Labor Day weekend is here! Maybe because I’m getting older and time flies at a faster rate, but wasn’t the Fourth of July a couple of weeks ago? Fortunately our fishing has been and should continue to be very good through our last holiday weekend, although hatches have been a little inconsistent on one of our waters. We are in a transition period with hatches but because of what will or should be coming, it’s the best time of year to be casting a fly on our waters. Let’s just hope Mother Nature cooperates.
SILVER CREEK—Hatches have been inconsistent, typical for this time of year. Trico is still around but barely. Quantity and duration are always in doubt. Regardless, a Dave’s Trico Spinner#22 and a Cut-Wing Trico Spinner should be carried if you’re going down in the morning. I wouldn’t worry about it after this week. Like a bad penny that keeps showing up, Beatis spinners will be seen and a Mason Quill Beatis Spinner #22 does the job nicely. From this time forward, I would now be seriously looking for Callibeatis duns in the midafternoons in both the upper and lower pond areas. A Speckled Partridge Parachute #18, Slate/Gray No Hackle #18 and a Crippled Callibeatis #18 work very well. Even a Callibeatis Nymph #16-18 (slightly moved or stripped) can be effective. Hopper fishing in the lower reaches of the creek has also been very exciting and a good foam bodied/rubber-leg imitation #8-12 is very deadly. Weather permitting, I expect hoppers to be around most of September so have at them. Callibeatis spinners are seen in the early evening but are also inconsistent as to whether it gets on water.
BIG WOOD RIVER—With a smorgasbord of hatch activity going on, the Wood has been terrific. Trico is seen in the morning but isn’t as consistent as I would like to see (wind). But if things are right, Para Adams #20 or Para Trico Dun #20 should do the trick. Beatis is still our main player in the afternoon. A Para Adams #18, Para Hares Ear #18 and a Para Purple Haze seem to all work well. Size 16s are definitely getting refused, much to my displeasure. If that weren’t enough, I saw some Pink duns (H. elegantula) and a reasonable amount of Little Red Quills (R. hageni) on the water, which is very late. Para Pink Albert #16 and a Para Red Quill #16 worked well.
The real story and what I’m now intently looking for the most is the appearance of the big Red Quill (T. Hecuba). Each year, with fingers and toes crossed, I hope for the best, for if this bug appears, some of the largest trout on the Wood can be hooked. With them not seen as yet nor much in the way of nymphs, I will now always have in my box, a Mason Red Quill #10-12, a Mason Red Quill Cripple #10-12 and Para Hares Ear #10-12, if the bug is seen in the afternoon. I will also be armed with some Red Quill Nymphs #10 (Green Drake Nymphs will work) and a Flashback Hares Ear Nymph #10, just in case it is needed. Hoppers have continued to be inconsistent with the fish rather indifferent to imitations.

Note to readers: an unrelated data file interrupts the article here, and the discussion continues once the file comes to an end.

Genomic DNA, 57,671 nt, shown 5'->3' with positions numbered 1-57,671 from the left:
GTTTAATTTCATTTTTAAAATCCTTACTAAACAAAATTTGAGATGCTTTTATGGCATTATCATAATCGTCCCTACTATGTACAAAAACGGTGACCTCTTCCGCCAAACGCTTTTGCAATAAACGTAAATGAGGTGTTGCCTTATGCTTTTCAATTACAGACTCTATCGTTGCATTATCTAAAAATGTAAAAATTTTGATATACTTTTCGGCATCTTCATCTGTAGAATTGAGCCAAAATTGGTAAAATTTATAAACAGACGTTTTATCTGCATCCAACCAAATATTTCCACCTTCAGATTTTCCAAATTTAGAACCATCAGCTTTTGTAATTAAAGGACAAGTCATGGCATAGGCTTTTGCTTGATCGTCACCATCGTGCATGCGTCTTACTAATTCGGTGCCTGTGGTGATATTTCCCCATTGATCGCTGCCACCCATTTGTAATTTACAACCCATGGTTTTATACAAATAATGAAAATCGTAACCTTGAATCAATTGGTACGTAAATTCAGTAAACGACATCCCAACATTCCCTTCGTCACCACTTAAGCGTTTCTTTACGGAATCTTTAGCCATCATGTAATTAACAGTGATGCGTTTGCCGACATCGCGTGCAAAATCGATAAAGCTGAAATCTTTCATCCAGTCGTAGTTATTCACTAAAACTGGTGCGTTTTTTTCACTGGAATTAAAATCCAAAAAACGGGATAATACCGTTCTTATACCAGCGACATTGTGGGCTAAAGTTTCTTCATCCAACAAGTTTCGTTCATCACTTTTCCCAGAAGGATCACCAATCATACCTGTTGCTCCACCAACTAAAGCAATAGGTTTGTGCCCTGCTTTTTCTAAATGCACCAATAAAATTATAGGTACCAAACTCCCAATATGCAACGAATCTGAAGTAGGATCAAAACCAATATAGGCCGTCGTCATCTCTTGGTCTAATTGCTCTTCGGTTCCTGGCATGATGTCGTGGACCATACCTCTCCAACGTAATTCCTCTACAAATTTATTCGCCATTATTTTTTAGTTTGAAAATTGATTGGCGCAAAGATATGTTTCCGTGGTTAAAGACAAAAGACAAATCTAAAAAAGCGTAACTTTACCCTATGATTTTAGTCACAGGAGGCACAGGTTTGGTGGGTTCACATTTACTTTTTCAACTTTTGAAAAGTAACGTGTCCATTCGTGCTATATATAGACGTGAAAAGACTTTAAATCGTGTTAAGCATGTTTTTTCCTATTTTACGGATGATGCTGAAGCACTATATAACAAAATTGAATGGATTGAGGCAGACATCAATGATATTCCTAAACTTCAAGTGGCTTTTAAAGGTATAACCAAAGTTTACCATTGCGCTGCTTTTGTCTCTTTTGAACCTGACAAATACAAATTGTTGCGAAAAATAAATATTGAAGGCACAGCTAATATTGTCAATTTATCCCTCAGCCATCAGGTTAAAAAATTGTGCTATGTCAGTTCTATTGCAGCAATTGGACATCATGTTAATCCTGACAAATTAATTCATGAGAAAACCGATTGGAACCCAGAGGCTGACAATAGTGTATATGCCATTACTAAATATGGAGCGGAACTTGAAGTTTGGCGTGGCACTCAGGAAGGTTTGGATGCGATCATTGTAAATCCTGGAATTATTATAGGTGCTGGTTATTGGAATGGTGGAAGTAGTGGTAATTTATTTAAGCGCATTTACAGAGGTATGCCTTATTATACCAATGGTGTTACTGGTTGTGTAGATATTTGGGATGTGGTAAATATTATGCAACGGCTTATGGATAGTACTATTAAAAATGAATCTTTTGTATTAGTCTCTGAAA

WARM SPRINGS/TRAIL CREEK—Not much change on either. Both are low and producing nicely. They will be planted for Labor Day. Standard fly patterns do the job nicely.
BIG LOST—Like last week, not much in the way of hatches in the upper main and Basin area but then again, not much is needed for success. Para Adams #14-16, Pink Albert’s #14, Henry’ Fork Hoppers #10-12 and even a trusty old Royal Wulff #14-16 are taking fish. The lower Lost is low, wadable and fishing very well. Depending on your location and areas within the stream, Trico has been sensational. Para Adams #18-20, Trico Para Dun #18-20 and a Dave’s Trico Spinner #20 will take fish in the morning. If you’re looking for Brutus, Prince Nymphs #10, Copper Johns #12, and a Flashback Hares Ear Nymph #10 will be needed. Hey, I don’t make up the rules.
PENNY LAKE/LAKE CREEK—Both will be heavily planted for the weekend and flies and bait should be effective. They are great places for kids.
SOUTH FORK OF THE BOISE—Wouldn’t you know it? As I wrote and before last week’s column appeared, they dropped the damn water on me. Such is the life of a fishing column writer. Now at its winter flow levels, everything is wadable (if it ever really is) and the fishing should be great. My tactics remain the same. Look for Pink Alberts (E. albertea) in the afternoon and Hopper patterns all day long. I would be on the lookout for Beatis and the early fall Caddis, too.